Mesoporous powders possessing a large volume of mesopores and irregular micron/ submicron secondary particles are the mostly-used materials in constructing the mesoporous photoanodes. The template methods are the common strategy to prepare these mesoporous powders. For example, T. K. Yun et al. prepared two different mesoporous TiO2 powders, using a soft template of tri-block copolymer and a hard template of mesoporous ZnO/Zn(OH)2-composite, respectively (Yun et al., 2011). Both mesoporous TiO2 possessed the same high surface area (BET ~210 m2/g) but with different pore sizes of 6.8 (for soft template) and 3.0 nm (for hard template). Different photovoltaic performances were observed. While the photoanode using the mesoporous TiO2 having larger pores showed the PCE of 6.71%, higher than P25 TiO2 nanopowders based photoanode (η= 5.62%), only half the performance (3.05%) was observed for the mesoporous TiO2 having small pores. The work indicated that, a suitable selection of the pore sizes was important for mesoporous materials used in DSC, and a too small pore size would inhibit the diffusion of dye molecules through the pores, thus greatly reducing the uptake of the dye molecules.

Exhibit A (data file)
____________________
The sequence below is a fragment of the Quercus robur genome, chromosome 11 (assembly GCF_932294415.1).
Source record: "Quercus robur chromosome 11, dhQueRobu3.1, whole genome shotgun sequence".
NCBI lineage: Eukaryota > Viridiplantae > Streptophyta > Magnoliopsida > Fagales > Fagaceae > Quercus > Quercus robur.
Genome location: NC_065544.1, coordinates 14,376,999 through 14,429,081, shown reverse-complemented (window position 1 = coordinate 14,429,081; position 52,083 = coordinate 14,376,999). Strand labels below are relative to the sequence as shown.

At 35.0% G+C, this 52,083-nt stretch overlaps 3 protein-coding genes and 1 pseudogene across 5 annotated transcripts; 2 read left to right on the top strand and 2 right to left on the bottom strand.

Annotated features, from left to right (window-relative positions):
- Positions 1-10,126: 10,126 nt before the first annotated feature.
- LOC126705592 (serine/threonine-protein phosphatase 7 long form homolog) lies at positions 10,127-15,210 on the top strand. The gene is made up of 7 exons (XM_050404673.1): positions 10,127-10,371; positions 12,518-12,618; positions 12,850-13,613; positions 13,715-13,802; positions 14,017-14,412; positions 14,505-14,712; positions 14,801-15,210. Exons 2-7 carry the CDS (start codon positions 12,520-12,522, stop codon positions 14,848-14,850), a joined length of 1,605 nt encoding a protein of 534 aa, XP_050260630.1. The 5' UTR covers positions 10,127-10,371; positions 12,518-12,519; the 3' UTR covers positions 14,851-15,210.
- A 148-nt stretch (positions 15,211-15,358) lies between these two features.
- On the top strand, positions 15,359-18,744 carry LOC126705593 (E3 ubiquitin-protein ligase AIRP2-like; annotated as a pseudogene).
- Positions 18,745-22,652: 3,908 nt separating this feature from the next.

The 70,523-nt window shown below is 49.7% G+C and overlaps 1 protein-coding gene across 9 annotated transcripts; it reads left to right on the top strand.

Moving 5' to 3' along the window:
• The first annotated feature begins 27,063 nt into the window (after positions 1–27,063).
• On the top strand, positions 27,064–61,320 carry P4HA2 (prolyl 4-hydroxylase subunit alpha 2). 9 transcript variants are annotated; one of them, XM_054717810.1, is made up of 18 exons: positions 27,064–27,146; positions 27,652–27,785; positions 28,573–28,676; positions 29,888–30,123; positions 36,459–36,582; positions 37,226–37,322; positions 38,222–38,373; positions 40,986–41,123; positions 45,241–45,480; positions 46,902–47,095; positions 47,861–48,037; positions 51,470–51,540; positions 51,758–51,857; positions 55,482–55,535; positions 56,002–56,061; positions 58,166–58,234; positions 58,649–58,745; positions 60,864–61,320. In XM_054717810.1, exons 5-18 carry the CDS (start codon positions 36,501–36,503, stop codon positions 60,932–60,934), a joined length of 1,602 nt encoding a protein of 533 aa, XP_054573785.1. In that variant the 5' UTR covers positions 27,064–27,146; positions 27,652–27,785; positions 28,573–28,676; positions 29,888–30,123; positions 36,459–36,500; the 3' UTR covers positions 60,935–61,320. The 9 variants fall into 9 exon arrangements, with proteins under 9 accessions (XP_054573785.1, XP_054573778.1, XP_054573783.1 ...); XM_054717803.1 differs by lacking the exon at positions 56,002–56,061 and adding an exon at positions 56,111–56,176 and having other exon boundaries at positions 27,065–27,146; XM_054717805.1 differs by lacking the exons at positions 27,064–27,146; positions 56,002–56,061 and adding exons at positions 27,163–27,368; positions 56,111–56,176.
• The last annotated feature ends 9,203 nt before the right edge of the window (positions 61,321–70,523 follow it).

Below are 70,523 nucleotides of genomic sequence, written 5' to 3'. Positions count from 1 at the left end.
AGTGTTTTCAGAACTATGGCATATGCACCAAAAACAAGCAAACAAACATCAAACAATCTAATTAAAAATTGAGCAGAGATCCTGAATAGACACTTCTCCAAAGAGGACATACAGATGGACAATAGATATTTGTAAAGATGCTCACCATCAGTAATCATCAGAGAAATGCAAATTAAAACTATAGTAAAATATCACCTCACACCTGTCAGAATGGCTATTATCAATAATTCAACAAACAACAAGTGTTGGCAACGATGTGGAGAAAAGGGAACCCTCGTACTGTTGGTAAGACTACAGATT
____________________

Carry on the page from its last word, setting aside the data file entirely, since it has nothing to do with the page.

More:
Beside the template method, the external fields such as the microwave irradiation can also be very useful in synthesizing mesoporous TiO2 powders. C. H. Huang et al. reported the rapid synthesis of mesoporous TiO2 via a microwave-assisted hydrothermal route using water-soluble titanium citrate complexes as the precursor, and obtained TiO2 powders showed the surface area of 217–323 m2/g, and the pore diameter of 5.8–6.9 nm (Huang et al., 2011). The photoanode based on this mesoporous TiO2 exhibited the highest conversion efficiency of 7.1% (active area: 0.25 cm2). Also, the cell exhibited good long-term stability, and the PCE of a 1 cm2 device decreased merely from 4.8% to 4.3% after being stored for more than 490 h.